Udāna 3: Nandavaggo
The Chapter (including the Discourse) About Nanda

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8: The Discourse about the Alms-Gatherer

 

Thus I heard:
at one time the Gracious One was dwelling near Sāvatthī, in Jeta's Wood, at Anāthapiṇḍika's monastery.

Then at that time, amongst many monks, after returning from the alms-round after the meal, assembling together, and sitting in the Kareri Round Hall, this conversation arose:

“An alms-gathering monk, venerable friends, while walking for alms
gets the opportunity from time to time to see appealing forms with the eye;
gets the opportunity from time to time to hear appealing sounds with the ear;
gets the opportunity from time to time to smell appealing smells with the nose;
gets the opportunity from time to time to taste appealing flavours with the tongue;
gets the opportunity from time to time to touch appealing tangibles with the body.
An alms-gathering monk, venerable friends, walking for alms is venerated, respected, revered, honoured, and esteemed.

Now, venerable friends, we too should be alms-gatherers,
and we also will get the opportunity from time to time to see appealing forms with the eye;
and we also will get the opportunity from time to time to hear appealing sounds with the ear;
and we also will get the opportunity from time to time to smell appealing smells with the nose;
and we also will get the opportunity from time to time to taste appealing flavours with the tongue;
and we also will get the opportunity from time to time to touch appealing tangibles with the body;
and we also will walk for alms being venerated, respected, revered, honoured, and esteemed.”

Now this conversation that arose amongst those monks was left unfinished. Then the Gracious One, having risen from seclusion in the evening time, went to the Kareri Round Hall, and after going, he sat down on the prepared seat. Having sat down the Gracious One addressed the monks, (saying): “What is the talk about, monks, amongst those who have assembled at present, and what is the conversation that you left unfinished?”

“Here, reverend Sir, after returning from the alms-round after the meal, assembling together, and sitting in the Kareri Round Hall, this conversation arose:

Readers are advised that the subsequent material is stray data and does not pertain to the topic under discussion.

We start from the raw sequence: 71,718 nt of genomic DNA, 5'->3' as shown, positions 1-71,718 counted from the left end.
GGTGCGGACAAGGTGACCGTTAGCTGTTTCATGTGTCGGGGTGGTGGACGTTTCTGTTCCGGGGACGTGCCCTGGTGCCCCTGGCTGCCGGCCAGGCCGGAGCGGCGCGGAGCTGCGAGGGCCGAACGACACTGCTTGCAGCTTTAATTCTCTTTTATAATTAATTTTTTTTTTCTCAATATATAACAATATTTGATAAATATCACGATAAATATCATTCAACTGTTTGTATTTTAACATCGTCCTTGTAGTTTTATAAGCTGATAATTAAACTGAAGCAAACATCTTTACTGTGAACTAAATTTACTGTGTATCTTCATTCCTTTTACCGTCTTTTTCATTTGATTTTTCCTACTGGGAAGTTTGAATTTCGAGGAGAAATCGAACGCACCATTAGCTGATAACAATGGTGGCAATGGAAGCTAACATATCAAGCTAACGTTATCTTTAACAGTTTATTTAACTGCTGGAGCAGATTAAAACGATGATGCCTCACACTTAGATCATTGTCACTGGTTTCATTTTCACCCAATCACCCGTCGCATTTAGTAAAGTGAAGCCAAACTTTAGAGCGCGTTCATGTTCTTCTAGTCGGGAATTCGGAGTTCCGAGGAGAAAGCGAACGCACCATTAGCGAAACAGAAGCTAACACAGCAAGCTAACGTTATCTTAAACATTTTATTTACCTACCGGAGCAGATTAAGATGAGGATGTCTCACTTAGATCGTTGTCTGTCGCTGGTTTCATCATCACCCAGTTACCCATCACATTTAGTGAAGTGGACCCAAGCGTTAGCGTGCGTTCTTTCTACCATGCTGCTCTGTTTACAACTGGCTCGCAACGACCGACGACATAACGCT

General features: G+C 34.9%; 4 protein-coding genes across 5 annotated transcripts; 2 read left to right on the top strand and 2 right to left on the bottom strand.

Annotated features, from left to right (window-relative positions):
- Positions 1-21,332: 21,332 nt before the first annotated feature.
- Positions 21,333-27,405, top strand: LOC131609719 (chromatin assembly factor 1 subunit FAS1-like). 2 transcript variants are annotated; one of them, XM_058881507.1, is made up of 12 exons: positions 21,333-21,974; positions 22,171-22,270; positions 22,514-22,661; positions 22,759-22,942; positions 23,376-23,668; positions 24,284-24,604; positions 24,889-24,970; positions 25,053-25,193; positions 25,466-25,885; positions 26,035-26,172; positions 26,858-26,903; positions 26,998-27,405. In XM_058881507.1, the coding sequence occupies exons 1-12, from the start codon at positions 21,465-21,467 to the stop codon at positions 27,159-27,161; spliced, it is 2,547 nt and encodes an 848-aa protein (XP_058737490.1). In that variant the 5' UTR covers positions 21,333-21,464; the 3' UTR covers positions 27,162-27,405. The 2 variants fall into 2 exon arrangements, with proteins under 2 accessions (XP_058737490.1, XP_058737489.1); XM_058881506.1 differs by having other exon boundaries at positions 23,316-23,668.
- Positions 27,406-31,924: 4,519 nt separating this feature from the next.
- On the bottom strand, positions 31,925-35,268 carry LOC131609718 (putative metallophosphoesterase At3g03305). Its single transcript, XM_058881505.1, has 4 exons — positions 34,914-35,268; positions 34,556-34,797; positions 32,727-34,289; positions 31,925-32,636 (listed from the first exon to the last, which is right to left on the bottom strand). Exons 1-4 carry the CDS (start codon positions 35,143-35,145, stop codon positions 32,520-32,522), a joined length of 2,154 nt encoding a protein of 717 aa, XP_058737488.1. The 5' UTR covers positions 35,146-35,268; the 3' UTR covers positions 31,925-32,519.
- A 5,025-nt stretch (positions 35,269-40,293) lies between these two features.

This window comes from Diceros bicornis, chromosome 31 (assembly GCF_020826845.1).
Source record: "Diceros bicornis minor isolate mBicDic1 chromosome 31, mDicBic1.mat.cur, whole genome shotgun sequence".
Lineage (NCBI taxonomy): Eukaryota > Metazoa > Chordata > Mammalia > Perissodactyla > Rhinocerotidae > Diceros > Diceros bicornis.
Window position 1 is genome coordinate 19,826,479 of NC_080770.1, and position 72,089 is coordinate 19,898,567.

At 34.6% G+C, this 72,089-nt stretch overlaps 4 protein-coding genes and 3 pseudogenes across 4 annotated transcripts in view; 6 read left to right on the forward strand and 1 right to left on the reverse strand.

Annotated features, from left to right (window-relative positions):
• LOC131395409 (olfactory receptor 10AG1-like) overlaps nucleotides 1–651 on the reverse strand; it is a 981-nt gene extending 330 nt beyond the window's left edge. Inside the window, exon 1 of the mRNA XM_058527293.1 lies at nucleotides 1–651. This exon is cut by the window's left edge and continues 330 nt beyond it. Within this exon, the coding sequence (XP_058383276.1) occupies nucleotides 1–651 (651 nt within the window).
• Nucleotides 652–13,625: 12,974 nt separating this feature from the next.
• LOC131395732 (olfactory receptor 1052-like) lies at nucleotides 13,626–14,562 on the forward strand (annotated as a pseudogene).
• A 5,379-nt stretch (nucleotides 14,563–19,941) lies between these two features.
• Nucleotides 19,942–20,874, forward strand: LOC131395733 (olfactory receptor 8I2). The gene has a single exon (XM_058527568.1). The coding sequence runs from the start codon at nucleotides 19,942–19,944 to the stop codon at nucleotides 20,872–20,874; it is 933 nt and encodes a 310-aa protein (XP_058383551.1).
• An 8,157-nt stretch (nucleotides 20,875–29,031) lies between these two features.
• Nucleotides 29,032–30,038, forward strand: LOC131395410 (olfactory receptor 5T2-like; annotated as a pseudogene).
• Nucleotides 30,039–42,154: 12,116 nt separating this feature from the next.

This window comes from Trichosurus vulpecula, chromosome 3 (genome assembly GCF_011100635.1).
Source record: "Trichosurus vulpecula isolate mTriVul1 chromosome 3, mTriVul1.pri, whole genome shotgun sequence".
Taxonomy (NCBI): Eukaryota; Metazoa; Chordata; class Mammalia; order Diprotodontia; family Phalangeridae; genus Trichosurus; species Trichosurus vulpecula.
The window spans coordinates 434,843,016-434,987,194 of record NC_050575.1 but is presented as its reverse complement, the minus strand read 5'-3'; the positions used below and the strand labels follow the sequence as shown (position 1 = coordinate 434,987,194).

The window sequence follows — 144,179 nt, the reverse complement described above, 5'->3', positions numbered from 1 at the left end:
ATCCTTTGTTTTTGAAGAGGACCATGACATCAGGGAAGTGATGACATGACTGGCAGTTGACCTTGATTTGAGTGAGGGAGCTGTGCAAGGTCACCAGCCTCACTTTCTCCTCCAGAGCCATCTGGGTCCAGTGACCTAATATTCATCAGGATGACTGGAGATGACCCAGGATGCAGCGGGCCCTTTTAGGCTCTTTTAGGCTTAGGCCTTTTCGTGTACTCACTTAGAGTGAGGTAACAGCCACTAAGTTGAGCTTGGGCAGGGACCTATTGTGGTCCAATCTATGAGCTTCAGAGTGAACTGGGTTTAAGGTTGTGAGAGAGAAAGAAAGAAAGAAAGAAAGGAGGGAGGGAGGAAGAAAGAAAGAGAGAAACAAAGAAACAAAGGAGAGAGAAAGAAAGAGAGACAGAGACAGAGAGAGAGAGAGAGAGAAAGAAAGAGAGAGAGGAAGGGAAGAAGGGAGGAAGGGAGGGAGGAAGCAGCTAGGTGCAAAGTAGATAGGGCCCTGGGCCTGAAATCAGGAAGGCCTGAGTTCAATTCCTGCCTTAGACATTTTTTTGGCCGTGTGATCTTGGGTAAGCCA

‘An alms-gathering monk, venerable friends, while walking for alms
gets the opportunity from time to time to see appealing forms with the eye;
gets the opportunity from time to time to hear appealing sounds with the ear;
gets the opportunity from time to time to smell appealing smells with the nose;
gets the opportunity from time to time to taste appealing flavours with the tongue;
gets the opportunity from time to time to touch appealing tangibles with the body.
An alms-gathering monk, venerable friends, walking for alms is venerated, respected, revered, honoured, and esteemed.

Now, venerable friends, we too should be alms-gatherers,
and we also will get the opportunity from time to time to see appealing forms with the eye;
and we also will get the opportunity from time to time to hear appealing sounds with the ear;
and we also will get the opportunity from time to time to smell appealing smells with the nose;
and we also will get the opportunity from time to time to taste appealing flavours with the tongue;
and we also will get the opportunity from time to time to touch appealing tangibles with the body;
and walking for alms we also will be venerated, respected, revered, honoured, and esteemed.’

This is the conversation, reverend Sir, that was left unfinished, then the Gracious One arrived.”

“This is certainly not suitable, monks, for you sons of good family who through faith have gone forth from the home to homelessness, that you should talk such talk. When you have assembled together, monks, there are two things that you ought to do: talk about the Dhamma, or maintain noble silence.”

Then the Gracious One, having understood the significance of it, on that occasion uttered this exalted utterance:

“The alms-gathering monk,
Self-supporting, not nourishing another,
Such a one, the devas envy -
But not if [he is] dependent on becoming famous.” Becoming famous in the translation is a paraphrase, lit.: on the sound of fame, which is unidiomatic in English.01